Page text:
Our Old Testament reading for the day (according to the Bible Companion planner) introduces us to the dreams of Joseph, a man who experienced great trials and hardship, as he waited for the promise of God to be realized. It has often been pointed out that in Joseph, we have a type, or pattern which points forwards to our Lord Jesus Christ. In the events that befell him, and the dreams that were revealed to him, we see many principles that foreshadow the life and works of our Redeemer. Our exhortation for today will consider the dreams and the circumstances of Joseph, particularly in relation to our Master, as we prepare our minds for the partaking of the emblems before us.


The first point that comes out from the inspired record is Jacob’s love for his son Joseph, and his brother’s hatred for him. So we read:  “When his brethren saw that their father loved him more than all his brethren, they hated him, and could not speak peaceably unto him” (Gen. 37:4).

Three times in five verses (vs. 4, 5, and 8), we are told that his brothers “hated” him. In these things, we have a foreshadowing of our Master. In relation to his Father, we are told in Colossians chapter one that he was: “the Son of his love” (Col. 1:13 margin). Being His only begotten Son in whom He was well pleased, Christ had a unique position of love before his Father. But his brethren – the greater extended family of Jacob – hated him, and sought his destruction, just like Joseph’s brethren sought to remove him.

The First Epistle of John describes those who hate their brother thus:  “… he that hateth his brother is in darkness, and walketh in darkness, and knoweth not whither he goeth, because that darkness hath blinded his eyes” (1 Jno. 2:11).

Joseph’s brothers then, were dwellers in darkness. In these things, we have a striking warning for ourselves. We are told elsewhere “Grudge not one against another, brethren, lest ye be condemned: behold, the judge standeth before the door” (Jas. 5:9). Holding a grudge against our brother can originate in many ways, many of which are minor things in themselves. A thoughtless word spoken out of place, an ill conceived action that causes offence. We all labour under the bondage of sin and death, and we ought to focus on building each other up in the Master. There is no place before Christ for grudges; consider how he dealt with those who rose up against him, inflicting upon him the most painful death possible: “then said Jesus, Father, Forgive them; for they know not what they do” (Luke 23:34). Before him, each thing that might cause offence fades into insignificance before what he endured – and what he forgave. We must exercise love that covers a multitude of sins (1 Pet. 4:8), and recognize that we need forgiveness for our own indiscretions, as well as those who sin against us. In Joseph’s brothers, we have an example of hatred towards Joseph – but the story does not end there, for in due time, they repented, and recognized his God-Given position over them. We look to them, therefore, in hope, and realization that our own sins can be blotted out by the one who is Greater than Joseph, even as we forgive those who trespass against us (Mat. 6:12).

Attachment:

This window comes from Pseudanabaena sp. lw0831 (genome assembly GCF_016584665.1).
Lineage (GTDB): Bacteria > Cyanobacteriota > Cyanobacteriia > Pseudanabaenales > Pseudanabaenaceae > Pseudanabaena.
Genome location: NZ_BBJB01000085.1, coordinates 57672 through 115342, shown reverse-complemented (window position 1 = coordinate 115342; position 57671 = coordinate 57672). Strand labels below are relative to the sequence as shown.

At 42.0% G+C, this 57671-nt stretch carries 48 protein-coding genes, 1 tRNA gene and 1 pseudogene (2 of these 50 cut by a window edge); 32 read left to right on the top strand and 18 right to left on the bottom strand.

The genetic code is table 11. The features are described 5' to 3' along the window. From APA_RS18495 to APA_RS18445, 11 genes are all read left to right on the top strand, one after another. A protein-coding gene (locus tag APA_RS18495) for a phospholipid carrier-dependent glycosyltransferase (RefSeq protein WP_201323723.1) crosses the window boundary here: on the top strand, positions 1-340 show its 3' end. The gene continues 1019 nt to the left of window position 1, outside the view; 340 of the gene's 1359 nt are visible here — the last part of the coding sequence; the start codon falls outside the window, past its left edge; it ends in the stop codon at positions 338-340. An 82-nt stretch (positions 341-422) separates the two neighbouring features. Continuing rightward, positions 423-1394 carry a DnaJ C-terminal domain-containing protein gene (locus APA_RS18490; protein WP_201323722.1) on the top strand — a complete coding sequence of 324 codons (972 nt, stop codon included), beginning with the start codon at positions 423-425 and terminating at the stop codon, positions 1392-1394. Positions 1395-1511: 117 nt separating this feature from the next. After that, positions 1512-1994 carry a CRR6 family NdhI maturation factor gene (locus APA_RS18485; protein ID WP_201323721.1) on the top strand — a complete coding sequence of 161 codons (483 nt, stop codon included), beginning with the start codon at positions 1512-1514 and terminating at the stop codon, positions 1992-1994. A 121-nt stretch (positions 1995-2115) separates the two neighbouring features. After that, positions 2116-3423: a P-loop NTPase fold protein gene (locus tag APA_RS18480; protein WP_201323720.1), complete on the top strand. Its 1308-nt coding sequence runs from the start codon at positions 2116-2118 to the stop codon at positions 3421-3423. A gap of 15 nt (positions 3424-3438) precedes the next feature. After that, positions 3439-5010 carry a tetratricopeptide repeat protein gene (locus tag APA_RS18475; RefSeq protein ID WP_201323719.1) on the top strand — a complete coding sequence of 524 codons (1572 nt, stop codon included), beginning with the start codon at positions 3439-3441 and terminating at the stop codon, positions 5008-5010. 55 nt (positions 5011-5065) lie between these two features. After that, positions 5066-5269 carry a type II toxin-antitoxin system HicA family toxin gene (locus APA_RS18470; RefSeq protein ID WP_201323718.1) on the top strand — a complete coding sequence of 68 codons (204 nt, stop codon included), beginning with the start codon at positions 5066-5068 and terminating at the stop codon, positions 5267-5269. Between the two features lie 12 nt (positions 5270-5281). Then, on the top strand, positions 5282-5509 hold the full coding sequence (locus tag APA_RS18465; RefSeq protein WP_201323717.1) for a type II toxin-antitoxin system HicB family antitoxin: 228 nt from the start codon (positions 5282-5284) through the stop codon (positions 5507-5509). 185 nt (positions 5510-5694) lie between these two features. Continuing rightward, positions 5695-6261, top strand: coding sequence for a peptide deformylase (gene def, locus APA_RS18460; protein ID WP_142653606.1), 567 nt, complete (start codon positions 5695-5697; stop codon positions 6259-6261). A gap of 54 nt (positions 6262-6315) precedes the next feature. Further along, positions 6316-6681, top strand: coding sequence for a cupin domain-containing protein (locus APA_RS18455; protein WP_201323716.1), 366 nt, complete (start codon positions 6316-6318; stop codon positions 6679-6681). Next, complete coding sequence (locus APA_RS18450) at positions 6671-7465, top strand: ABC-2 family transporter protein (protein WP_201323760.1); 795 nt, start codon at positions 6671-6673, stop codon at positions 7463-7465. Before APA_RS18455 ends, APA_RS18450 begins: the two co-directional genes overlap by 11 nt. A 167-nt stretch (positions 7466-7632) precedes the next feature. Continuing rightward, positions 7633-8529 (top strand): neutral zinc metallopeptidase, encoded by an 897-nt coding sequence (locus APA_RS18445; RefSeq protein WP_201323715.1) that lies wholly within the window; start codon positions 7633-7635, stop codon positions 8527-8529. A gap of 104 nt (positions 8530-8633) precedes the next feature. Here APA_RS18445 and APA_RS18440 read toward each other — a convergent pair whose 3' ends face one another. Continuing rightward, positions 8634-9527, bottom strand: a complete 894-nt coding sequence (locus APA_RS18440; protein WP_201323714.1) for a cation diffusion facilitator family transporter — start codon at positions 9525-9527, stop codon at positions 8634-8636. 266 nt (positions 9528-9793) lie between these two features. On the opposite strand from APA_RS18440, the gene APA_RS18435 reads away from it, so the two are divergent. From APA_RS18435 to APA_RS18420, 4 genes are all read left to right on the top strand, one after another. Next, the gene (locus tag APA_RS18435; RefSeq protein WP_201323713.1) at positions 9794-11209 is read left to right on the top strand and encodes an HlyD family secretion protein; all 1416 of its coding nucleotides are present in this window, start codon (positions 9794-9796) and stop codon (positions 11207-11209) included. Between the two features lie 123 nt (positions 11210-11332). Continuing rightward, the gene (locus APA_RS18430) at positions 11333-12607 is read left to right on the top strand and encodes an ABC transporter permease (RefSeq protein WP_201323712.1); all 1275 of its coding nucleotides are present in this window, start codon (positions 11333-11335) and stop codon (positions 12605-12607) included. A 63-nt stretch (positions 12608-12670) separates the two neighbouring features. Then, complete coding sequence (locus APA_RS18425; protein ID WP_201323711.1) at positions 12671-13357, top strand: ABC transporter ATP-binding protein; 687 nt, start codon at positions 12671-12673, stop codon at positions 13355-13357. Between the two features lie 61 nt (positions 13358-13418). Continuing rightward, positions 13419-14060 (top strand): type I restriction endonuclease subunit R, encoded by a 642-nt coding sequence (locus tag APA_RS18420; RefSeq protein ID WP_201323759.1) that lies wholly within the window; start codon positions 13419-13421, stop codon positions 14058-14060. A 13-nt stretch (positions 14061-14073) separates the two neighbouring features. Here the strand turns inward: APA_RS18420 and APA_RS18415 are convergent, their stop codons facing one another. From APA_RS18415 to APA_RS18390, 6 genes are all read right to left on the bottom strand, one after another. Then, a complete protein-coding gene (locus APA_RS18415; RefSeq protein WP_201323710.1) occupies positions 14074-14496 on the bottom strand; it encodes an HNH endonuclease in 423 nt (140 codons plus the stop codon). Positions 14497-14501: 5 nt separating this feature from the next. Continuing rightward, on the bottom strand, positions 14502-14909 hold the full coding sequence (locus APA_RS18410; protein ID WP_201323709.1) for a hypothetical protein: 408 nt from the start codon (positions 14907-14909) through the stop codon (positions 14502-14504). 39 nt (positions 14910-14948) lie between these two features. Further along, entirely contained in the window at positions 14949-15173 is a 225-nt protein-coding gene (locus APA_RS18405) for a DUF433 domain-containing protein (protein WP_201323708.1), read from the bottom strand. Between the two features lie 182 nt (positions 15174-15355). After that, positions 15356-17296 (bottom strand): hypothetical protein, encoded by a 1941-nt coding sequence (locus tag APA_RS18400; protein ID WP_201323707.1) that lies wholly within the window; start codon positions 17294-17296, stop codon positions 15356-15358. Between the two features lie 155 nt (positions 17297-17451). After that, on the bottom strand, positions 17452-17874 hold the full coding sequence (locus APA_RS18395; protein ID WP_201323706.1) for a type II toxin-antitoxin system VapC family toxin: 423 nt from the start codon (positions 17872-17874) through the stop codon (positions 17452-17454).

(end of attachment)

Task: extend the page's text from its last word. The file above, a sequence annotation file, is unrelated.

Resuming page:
Turning to the dreams that Joseph had, the details are very well known to us. The first dream was to do with the rising up of Joseph’s sheaf of wheat, and his brother’s sheaves bowing before it:  “behold, we were binding sheaves in the field, and, lo, my sheaf arose, and also stood upright: and, behold, your sheaves stood round about, and made obeisance to my sheaf” (Gen. 37:7).  His brethren quickly grasped the significance of the dream:  “Shalt thou indeed reign over us, or shalt thou indeed have dominion over us? And they hated him yet the more for his dreams, and for his words” (Gen. 37:8).

Both dreams were to do with Joseph’s immediate family subjecting themselves before him. But just as Joseph himself was a Type of the Lord Jesus Christ, even so his dreams have a wider fulfilment to do with his greater family, and those who become Israelites through faith. So it is, as we shall see, the dreams of Joseph point forwards to things that will take place at the resurrection, and elevation of Christ.

The language is very specific: Joseph’s sheaf “arose, and also stood upright”. We have a lifting up of the sheaf referred to again in the Law that came through Moses, to do with the offering up of the firstfruits of the land. When Israel were come into the Land, it was commanded of them:  “ye shall bring a sheaf of the firstfruits of your harvest unto the priest, and he shall wave the sheaf before Yahweh, to be accepted for you: on the morrow after the Sabbath the priest shall wave it” (Lev. 23:11).

In order for the firstfruits to be accepted, they had to be lifted up, and waved before Yahweh. This is alluded to by the Apostle, in speaking of the resurrection:  “But now is Christ risen from the dead, and become the firstfruits of them that slept … as in Adam all die, even so in Christ shall all be made alive. But every man in his own order: Christ the firstfruits: afterward they that are Christ’s at his coming” (1 Cor. 15:20-23).

As the first sheaf of wheat in Joseph’s dream “arose”, even so Christ was the first to rise up from the dead. But not he only, afterwards those that belong to him at his coming. Then, they will be subservient to Christ in the resurrection, and bow before him.


Notice the response of Joseph’s brothers to his dream:  “his brethren said to him, shalt thou indeed reign over us? Or Shalt thou even have dominion over us? And they hated him yet the more for his dreams and for his words” (Gen. 37:8).

“Shalt thou indeed reign over us?”  This is the pattern repeated in those who rejected our Lord Jesus Christ. In his parable of the Nobleman who went to a far country to receive a kingdom, and then return to take up his dominion, the interpretation is clear. Jesus himself was to depart into heaven, but shall return to take up his dominion. But this is the response: “his citizens hated him, and sent a message after him, saying we will not have this man to reign over us” (Luke 19:14). And of those, it is said: “those mine enemies, which would not that I should reign over them, bring hither, and slay them before me”. So it will be that those who refuse to accept Christ will be excluded from his kingdom and dominion to come.


The second dream was different, in that it spoke of how Joseph’s mother and father would also subject themselves before him, as well as his brothers:

“Behold, I have dreamed a dream more; and behold, the sun and the moon, and the eleven stars made obeisance to me. And he told it to his father and to his brethren: and his father rebuked him, and said unto him, What is this dream that thou hast dreamed? Shall I and thy mother and thy brethren indeed come to bow down ourselves to thee to the earth” (Gen. 37:9-10).